What's Driving the Business-for-Sale Rebound? Key industry drivers that will fuel the market for 2010 and beyond

By Mike Handelsman

Opinions expressed by Entrepreneur contributors are their own.

We certainly know 2009 was not a good year to sell for most owners who wanted to exit their businesses. In fact, closed business-for-sale transactions in the United States declined by 28 percent in 2009, according to a recent report.

The good news, is that 2010 shows strong potential for being a much better year for the business-for-sale market.

Indeed, the latter part of 2009 demonstrated clear signs of recovery that began mid-year. In fourth quarter 2009, the median closed-transaction sale price rose to $180,000--up from $177,500 a year ago at the same time--a level we have not seen since mid-2008. This represented a 1.4 percent year-over-year increase in median sale prices. To put that in perspective, the three prior quarters had each recorded year-over-year declines of 15 percent or more.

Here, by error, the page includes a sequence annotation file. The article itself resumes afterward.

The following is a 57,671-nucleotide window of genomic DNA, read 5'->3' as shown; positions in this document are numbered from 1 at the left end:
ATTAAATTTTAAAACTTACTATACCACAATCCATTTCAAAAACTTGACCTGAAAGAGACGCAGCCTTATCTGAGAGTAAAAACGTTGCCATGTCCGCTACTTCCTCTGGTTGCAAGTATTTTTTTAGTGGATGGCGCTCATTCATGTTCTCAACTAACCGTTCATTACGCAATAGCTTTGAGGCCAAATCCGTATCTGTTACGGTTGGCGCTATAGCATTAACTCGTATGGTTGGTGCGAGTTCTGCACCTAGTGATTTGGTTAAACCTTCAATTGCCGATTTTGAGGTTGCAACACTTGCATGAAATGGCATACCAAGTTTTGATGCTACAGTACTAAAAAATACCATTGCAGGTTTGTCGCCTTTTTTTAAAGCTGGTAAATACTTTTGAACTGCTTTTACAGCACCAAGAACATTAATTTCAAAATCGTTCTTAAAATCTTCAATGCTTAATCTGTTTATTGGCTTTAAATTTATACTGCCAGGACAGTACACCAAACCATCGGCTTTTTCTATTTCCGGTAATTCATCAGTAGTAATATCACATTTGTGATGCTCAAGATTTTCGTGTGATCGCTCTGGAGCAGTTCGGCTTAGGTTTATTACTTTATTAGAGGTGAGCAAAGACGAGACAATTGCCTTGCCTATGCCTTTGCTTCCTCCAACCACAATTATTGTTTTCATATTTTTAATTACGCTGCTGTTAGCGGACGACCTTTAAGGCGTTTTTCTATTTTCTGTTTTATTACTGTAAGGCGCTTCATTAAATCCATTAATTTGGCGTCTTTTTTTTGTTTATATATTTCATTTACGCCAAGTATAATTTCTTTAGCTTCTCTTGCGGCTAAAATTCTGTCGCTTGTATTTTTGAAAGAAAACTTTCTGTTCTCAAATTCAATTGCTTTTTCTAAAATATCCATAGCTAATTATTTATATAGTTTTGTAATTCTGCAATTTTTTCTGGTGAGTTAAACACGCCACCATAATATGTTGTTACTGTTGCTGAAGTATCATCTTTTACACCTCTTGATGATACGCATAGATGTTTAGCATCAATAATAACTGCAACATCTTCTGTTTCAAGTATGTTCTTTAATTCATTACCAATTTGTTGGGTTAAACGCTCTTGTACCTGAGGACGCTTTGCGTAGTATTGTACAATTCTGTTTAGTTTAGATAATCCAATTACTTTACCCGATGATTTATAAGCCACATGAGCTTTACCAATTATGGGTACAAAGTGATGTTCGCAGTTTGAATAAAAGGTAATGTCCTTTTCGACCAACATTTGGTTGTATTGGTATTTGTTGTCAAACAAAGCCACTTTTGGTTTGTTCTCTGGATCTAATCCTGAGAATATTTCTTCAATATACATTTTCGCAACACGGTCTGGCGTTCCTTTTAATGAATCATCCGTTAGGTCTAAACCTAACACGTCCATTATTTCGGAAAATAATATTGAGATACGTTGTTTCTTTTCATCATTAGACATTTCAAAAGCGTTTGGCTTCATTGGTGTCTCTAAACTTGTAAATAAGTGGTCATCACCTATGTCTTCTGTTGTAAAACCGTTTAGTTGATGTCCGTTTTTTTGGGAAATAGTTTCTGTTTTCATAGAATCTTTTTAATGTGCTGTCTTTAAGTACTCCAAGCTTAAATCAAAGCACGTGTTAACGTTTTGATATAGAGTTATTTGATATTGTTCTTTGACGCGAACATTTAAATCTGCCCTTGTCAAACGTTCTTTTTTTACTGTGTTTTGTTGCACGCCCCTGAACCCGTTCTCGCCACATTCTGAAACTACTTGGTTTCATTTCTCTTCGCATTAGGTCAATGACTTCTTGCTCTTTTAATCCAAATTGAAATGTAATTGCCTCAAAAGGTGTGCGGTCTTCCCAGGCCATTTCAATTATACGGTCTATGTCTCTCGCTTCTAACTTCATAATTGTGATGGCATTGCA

Data from a BizBuySell.com study shows similar signs of strength emerging in other key metrics, from the number of transactions completed to the multiples used for valuing a business. Long story short, there are ample signs of recovery and there is growing momentum, all of which leads those of us in the industry to be cautiously optimistic about the prospects for 2010 business-for-sale activity.

What's Driving the Rebound?
There are two driving forces behind the improving market. First is an increased demand for small businesses due to high unemployment rates, with unemployed individuals opting to give entrepreneurship a try rather than seeking a return to a traditional corporate job. Second is the return of capital to the market, which gives potential buyers the ability to finance the purchase of a small business.